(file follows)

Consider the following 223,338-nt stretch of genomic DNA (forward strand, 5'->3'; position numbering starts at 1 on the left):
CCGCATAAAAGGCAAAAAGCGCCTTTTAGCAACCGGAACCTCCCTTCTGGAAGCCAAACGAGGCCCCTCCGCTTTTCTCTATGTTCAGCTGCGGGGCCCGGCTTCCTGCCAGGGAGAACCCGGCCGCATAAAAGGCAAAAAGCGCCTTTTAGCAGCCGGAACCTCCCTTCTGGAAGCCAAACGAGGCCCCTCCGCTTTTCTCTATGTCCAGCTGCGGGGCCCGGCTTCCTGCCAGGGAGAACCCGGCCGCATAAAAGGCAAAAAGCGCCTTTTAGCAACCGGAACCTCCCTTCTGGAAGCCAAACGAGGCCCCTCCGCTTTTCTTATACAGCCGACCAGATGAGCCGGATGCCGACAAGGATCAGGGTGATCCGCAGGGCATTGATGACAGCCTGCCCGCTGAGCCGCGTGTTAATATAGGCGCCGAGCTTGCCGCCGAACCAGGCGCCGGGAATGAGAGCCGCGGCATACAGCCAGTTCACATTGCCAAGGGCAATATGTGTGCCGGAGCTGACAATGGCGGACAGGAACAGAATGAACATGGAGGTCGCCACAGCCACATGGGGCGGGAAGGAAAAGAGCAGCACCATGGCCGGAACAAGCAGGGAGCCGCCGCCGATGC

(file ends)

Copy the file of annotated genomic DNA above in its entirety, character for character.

Consider the following 223,338-nt stretch of genomic DNA (forward strand, 5'->3'; position numbering starts at 1 on the left):
CCGCATAAAAGGCAAAAAGCGCCTTTTAGCAACCGGAACCTCCCTTCTGGAAGCCAAACGAGGCCCCTCCGCTTTTCTCTATGTTCAGCTGCGGGGCCCGGCTTCCTGCCAGGGAGAACCCGGCCGCATAAAAGGCAAAAAGCGCCTTTTAGCAGCCGGAACCTCCCTTCTGGAAGCCAAACGAGGCCCCTCCGCTTTTCTCTATGTCCAGCTGCGGGGCCCGGCTTCCTGCCAGGGAGAACCCGGCCGCATAAAAGGCAAAAAGCGCCTTTTAGCAACCGGAACCTCCCTTCTGGAAGCCAAACGAGGCCCCTCCGCTTTTCTTATACAGCCGACCAGATGAGCCGGATGCCGACAAGGATCAGGGTGATCCGCAGGGCATTGATGACAGCCTGCCCGCTGAGCCGCGTGTTAATATAGGCGCCGAGCTTGCCGCCGAACCAGGCGCCGGGAATGAGAGCCGCGGCATACAGCCAGTTCACATTGCCAAGGGCAATATGTGTGCCGGAGCTGACAATGGCGGACAGGAACAGAATGAACATGGAGGTCGCCACAGCCACATGGGGCGGGAAGGAAAAGAGCAGCACCATGGCCGGAACAAGCAGGGAGCCGCCGCCGATGC